KH CD: There are several struggles Cambodian students face in mainstream classrooms, such as:
What is something most people don't know about you?
VN CD: I was very shy and timid when I was young, and bullied in school. I grew up learning to overcome my fears, become stronger and stand up against bullying by the time I got to Grade 10. And I could do this because I read and learned a lot from books. I was lucky my grandfather and father are bookworms. My room, a small attic, was used as their book storage place. So, I spent all the time I had in the world of books and didn’t feel the need to go out. Honestly, there are still bits of shyness and introversion in me and I still have to take a deep breath and tell myself, “Be confident!” when I am put in the spotlight or talk in front of a crowd.
KH CD: I have survived the Khmer Rouge regime, where my parents and seven brothers and sisters died. I had never had a chance to hear from or see them before I lost them in late 1976. I became an orphan at 13 years old. I am a survivor who has witnessed what happened during the Khmer Rouge regime in Cambodia and who experienced some very terrible challenges in my life but has come through it, valued the education and studied hard to get a good foundation, and built a strong career.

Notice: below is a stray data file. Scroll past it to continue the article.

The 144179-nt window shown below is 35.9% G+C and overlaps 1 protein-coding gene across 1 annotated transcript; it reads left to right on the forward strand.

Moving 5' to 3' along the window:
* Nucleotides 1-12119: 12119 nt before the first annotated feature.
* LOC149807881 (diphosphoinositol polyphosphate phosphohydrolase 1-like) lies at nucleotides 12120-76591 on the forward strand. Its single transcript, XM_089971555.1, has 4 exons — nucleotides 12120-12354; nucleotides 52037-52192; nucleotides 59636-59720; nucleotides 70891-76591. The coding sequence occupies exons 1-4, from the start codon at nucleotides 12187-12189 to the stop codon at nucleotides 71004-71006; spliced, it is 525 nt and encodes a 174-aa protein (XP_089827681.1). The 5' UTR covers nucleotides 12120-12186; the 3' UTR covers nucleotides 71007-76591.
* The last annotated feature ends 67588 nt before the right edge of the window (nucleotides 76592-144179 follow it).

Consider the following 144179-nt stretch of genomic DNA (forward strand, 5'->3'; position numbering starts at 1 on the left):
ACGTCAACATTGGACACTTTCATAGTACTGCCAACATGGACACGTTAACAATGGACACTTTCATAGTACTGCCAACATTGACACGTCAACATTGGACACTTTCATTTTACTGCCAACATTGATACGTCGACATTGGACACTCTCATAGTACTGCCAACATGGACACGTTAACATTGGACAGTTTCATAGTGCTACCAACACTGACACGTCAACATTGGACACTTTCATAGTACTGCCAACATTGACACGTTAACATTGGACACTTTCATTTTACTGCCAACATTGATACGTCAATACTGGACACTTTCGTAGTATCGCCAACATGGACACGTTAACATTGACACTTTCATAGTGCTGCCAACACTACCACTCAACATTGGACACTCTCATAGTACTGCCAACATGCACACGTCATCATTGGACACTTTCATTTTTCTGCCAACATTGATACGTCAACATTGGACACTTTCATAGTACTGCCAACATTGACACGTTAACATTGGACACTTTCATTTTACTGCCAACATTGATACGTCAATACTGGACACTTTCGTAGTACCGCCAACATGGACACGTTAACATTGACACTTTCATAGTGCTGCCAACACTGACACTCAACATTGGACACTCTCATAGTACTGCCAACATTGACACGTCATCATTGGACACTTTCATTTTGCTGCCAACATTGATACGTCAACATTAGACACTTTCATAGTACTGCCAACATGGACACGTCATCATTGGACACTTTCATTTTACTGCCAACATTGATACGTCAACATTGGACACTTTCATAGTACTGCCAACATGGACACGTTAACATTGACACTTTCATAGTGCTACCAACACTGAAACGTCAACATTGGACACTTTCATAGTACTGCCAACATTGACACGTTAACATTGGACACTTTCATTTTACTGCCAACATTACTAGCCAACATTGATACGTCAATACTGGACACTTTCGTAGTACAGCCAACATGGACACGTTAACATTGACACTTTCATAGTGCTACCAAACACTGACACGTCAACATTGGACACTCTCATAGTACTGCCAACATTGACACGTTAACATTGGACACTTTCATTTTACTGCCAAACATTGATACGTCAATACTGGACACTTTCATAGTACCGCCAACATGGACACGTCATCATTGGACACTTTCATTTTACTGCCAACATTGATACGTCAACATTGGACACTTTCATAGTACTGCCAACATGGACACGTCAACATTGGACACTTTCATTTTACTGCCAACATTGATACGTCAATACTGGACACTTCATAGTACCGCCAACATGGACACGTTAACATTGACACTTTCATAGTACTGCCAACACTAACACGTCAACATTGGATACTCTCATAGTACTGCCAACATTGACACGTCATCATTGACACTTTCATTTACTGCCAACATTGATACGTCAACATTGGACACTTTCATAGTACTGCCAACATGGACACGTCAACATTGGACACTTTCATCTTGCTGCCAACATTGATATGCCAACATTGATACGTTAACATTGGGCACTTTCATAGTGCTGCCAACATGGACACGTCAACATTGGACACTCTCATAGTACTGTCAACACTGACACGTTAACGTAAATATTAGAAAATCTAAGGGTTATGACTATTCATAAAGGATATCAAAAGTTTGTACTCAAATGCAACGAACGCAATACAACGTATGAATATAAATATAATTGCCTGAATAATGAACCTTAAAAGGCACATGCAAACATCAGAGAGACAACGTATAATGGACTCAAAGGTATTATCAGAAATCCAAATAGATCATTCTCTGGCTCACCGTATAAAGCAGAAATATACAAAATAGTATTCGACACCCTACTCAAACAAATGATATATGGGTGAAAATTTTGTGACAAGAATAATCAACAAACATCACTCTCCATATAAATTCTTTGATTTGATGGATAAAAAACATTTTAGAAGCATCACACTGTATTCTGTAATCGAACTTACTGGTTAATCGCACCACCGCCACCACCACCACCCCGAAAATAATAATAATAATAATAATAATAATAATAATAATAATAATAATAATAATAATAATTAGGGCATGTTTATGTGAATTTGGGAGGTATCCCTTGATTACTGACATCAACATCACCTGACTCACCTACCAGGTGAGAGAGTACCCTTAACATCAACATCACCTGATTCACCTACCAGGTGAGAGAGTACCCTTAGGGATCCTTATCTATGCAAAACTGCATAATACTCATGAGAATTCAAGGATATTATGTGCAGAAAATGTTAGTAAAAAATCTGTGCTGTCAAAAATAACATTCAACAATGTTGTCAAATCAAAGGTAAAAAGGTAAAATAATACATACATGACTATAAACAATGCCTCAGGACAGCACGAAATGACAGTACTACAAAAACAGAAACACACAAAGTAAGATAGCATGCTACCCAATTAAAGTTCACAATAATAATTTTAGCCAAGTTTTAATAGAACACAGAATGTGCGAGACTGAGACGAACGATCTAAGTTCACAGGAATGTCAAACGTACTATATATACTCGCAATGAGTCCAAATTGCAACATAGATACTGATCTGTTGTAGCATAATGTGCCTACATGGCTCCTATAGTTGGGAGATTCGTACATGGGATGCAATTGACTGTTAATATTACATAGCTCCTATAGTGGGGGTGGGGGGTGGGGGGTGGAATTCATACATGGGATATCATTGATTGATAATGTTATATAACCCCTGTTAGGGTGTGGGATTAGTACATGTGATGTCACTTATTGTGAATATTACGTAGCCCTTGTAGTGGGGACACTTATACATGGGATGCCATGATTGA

If you could recommend one book, what would it be and why?
VN CD: It’s “Lean in” by Sheryl Sandberg. One of my mentors from the World Bank gave it to me and I am so grateful to her for this book. It is full of practical advice for women to be the best they can be and lead a fulfilling career and life. It is easy to read, interesting and persuasive because it was very well-written with candid personal stories, hard data and current research. I think women at any stage of life can find something new and useful for them in this book. I read it when I was already in a leadership position; it helped me understand clearly what I did right. It also got me out of the trap of trying to be a superwoman who can do it all. And as a working mother, I learned “guilt management” from this book. I became happier and more confident going down my path.